Create Azure credentials for use in GitHub Actions

Join me in this blog post as I look at how you can create an Azure Service Principal to make a connection between your Azure subscription and GitHub Actions.

Create Azure credentials for use in GitHub Actions
Create Azure credentials for use in GitHub Actions

One of the things you can do with GitHub Actions is to connect with your Azure subscription. You can interact with your Azure resources, deploy Azure resources, and more.

In order to be able to use GitHub Actions with your Azure subscription, you need to create that service connection. To do that, you must create an Azure Service Principal and store the credentials inside a GitHub Actions secret.

Create the Service Principal

Creating a Service Principal is the first step to creating that connection between GitHub Actions and Azure. You can do that in a few ways:

The quickest way and easiest way I've found to create this Service Principal is to use Azure CloudShell and issue the command:

New-AzADServicePrincipal -DisplayName "GitHubActionsConnection"

Now we have the Service Principal created, we need to create a secret/password that can be used to log in with. For this, we need to head to the Azure Portal. Go to:

Azure Portal > Microsoft Entra ID > App Registrations

Azure AD App registrations
Azure AD App registrations

Click on "All Applications" and click on your newly created Service Principal.

All Applications
All Applications

Now click on "Certificates & Secrets" and click on "New Client Secret".

New Client Secret
New Client Secret

You get the option to set how long this secret will be available, please use your organisation's best practices here.


We now need to give this Service Principal rights to either a resource group or subscription. In this example, I am going to set up permissions for this Service Principal over my subscription.

To do that, I go into the Azure Portal > Subscriptions and select the subscription.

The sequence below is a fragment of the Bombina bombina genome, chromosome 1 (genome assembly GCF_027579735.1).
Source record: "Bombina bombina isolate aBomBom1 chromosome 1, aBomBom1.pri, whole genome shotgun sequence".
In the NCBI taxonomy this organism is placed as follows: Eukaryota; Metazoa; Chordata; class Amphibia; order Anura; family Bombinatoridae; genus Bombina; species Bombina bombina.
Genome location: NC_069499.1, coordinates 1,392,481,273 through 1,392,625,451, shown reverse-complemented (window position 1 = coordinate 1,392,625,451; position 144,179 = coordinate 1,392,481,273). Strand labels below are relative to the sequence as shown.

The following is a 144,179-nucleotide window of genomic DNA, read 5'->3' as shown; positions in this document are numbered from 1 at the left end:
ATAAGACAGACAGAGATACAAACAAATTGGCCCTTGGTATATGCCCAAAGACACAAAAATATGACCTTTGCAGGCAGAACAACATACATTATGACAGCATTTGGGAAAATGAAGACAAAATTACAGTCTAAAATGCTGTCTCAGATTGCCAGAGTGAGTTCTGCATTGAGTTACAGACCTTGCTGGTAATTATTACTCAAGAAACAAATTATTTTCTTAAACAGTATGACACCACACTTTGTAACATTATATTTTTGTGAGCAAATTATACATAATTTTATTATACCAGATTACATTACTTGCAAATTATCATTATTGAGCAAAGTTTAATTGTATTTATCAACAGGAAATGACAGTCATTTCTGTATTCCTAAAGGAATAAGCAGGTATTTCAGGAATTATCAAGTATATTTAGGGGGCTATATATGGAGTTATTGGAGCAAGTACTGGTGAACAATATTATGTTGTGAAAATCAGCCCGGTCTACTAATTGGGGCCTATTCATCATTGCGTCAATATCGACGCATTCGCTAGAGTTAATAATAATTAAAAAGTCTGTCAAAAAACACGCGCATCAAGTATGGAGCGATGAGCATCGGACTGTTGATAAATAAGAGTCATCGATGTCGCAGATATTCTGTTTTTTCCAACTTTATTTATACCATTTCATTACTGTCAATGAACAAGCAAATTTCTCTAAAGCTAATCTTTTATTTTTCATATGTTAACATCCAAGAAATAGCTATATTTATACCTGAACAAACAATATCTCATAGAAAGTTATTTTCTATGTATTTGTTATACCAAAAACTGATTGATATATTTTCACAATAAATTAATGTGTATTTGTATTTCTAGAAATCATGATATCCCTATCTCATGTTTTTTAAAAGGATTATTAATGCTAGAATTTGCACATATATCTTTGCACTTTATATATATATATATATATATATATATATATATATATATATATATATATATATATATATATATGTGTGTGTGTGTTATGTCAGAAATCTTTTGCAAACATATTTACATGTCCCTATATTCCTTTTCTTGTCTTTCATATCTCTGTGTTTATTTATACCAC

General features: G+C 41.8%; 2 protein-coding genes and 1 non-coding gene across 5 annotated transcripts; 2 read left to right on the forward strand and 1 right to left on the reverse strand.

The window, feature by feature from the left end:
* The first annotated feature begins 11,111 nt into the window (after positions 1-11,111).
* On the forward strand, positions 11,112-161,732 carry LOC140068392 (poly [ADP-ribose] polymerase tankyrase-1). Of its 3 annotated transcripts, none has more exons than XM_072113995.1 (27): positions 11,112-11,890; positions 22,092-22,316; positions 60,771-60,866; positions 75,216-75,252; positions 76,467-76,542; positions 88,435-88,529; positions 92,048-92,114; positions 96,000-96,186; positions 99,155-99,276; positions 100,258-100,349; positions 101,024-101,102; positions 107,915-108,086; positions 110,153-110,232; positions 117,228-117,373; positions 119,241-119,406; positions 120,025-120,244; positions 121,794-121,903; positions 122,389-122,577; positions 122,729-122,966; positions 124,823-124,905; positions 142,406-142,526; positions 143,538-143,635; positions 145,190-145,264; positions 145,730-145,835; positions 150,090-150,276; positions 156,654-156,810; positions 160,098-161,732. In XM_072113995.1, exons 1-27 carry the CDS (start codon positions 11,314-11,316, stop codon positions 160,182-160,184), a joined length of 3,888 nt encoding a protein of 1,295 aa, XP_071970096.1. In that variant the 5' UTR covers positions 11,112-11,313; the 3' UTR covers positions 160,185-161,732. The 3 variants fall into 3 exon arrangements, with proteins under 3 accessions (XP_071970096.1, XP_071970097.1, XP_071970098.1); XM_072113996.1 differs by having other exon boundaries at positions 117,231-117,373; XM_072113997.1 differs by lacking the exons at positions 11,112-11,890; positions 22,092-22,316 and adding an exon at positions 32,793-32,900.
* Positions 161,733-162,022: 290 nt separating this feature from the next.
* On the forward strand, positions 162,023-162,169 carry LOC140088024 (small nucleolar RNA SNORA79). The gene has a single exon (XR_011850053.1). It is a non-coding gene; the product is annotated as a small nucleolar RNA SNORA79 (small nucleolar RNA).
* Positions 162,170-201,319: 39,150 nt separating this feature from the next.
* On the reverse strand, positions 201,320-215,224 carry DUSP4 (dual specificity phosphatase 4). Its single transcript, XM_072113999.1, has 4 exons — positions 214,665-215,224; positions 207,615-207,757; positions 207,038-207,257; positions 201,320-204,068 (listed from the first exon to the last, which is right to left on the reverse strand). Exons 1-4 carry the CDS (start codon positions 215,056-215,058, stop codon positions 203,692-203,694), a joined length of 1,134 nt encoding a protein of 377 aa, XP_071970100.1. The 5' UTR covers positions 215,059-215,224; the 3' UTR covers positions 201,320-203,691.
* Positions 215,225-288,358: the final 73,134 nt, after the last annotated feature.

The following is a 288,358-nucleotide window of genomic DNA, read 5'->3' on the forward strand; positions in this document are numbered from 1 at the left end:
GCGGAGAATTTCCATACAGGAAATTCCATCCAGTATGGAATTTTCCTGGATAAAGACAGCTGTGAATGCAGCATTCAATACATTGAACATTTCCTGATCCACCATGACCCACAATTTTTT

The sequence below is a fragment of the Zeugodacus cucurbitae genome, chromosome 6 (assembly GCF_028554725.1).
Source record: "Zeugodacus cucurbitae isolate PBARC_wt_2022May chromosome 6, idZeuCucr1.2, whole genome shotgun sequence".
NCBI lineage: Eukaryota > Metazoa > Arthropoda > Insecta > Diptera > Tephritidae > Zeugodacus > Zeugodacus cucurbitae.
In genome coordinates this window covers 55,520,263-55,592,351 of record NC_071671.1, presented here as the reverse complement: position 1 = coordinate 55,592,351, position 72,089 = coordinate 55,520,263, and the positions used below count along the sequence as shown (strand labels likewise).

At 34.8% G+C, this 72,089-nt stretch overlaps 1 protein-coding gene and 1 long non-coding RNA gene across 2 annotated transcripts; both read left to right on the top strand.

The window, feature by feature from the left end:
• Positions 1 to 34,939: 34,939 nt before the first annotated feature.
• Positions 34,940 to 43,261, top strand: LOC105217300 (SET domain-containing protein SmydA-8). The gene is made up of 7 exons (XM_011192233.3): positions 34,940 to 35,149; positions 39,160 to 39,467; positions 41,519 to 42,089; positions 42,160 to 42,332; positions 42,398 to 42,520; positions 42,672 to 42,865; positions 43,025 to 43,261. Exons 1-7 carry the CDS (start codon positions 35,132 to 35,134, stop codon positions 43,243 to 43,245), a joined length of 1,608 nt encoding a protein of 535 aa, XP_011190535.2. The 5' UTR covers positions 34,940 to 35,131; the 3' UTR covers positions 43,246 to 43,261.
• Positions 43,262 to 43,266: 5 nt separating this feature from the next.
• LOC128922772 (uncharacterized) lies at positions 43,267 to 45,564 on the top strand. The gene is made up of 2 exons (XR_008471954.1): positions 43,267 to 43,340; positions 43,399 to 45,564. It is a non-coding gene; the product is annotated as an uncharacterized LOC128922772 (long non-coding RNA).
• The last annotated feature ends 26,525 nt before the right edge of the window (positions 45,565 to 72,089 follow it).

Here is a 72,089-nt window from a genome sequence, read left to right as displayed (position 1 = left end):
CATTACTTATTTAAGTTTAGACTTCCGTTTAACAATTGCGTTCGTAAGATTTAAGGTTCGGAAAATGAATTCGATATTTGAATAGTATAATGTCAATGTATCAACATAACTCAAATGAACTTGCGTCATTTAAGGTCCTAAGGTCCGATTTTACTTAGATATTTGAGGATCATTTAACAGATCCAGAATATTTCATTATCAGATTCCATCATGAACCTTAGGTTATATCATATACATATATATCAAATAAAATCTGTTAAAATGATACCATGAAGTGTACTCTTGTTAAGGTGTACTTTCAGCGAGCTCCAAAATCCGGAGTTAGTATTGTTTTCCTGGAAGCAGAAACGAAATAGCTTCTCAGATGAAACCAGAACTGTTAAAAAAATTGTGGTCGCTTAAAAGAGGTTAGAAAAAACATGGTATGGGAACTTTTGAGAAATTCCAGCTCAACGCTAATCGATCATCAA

Now I click on Access Control (IAM) down the left-hand side.

Then clicking on Add to create a new role assignment.

Azure Access Control settings
Azure Access Control settings

You'll have the option of assigning a number of permissions to the Service Principal. I will assign Contributor permissions here and then select the new Service Principal as a member.

Azure AD IAM Permissions
Azure AD IAM Permissions

Once the permissions have been applied, it's time to collect all the information to store it inside GitHub for use within the workflows.

Collect Service Principal information

To store the information inside a GitHub Actions secret, it needs to be stored within a JSON format. We can run this PowerShell subscription to collect all the information you will need for GitHub and in the form that GitHub needs.

# Fill in the information information with the Service Principal Name you created and your Azure Subscription Name. 

$ServicePrincipalName = "GitHubActionsConnection"
$AzSubscriptionName = "Name_of_your_subscription"


$Subscription = (Get-AzSubscription -SubscriptionName $AzSubscriptionName)
$ServicePrincipal = Get-AzADServicePrincipal -DisplayName $ServicePrincipalName
$AzureADApplication = Get-AzureADApplication -SearchString $ServicePrincipalName

$OutputObject = [PSCustomObject]@{
    clientId = $ServicePrincipal.AppId
    clientSecret = (New-AzureADApplicationPasswordCredential -ObjectId $AzureADApplication.ObjectId).Value
    subscriptionId = $Subscription.Id
    tenantId = $Subscription.TenantId

$OutputObject | ConvertTo-Json

Store Azure Credentials in GitHub Secrets

Take a copy of the output from the PowerShell query. This will be stored inside a GitHub Secret for use within your workflows.

Within the repository where your workflow is, click on Settings > Secrets > Actions and then click on new repository secret.

GitHub Secrets settings
GitHub Secrets settings

Give the new secret a name; I usually go with "Azure_Credentials" and then paste the PowerShell script's output into the value section.

Use the Azure login action

Now you have the Service Principal set up and the information stored inside GitHub Secrets, it's time to use that information.

You can use the Azure Login action within your workflow and call that secret information.

You can continue to build on the workflow from there. 👍

on: [push]

name: AzureLogin

    runs-on: windows-latest
      - name: Log in with Azure
        uses: azure/login@v1
          creds: '${{ secrets.AZURE_CREDENTIALS }}'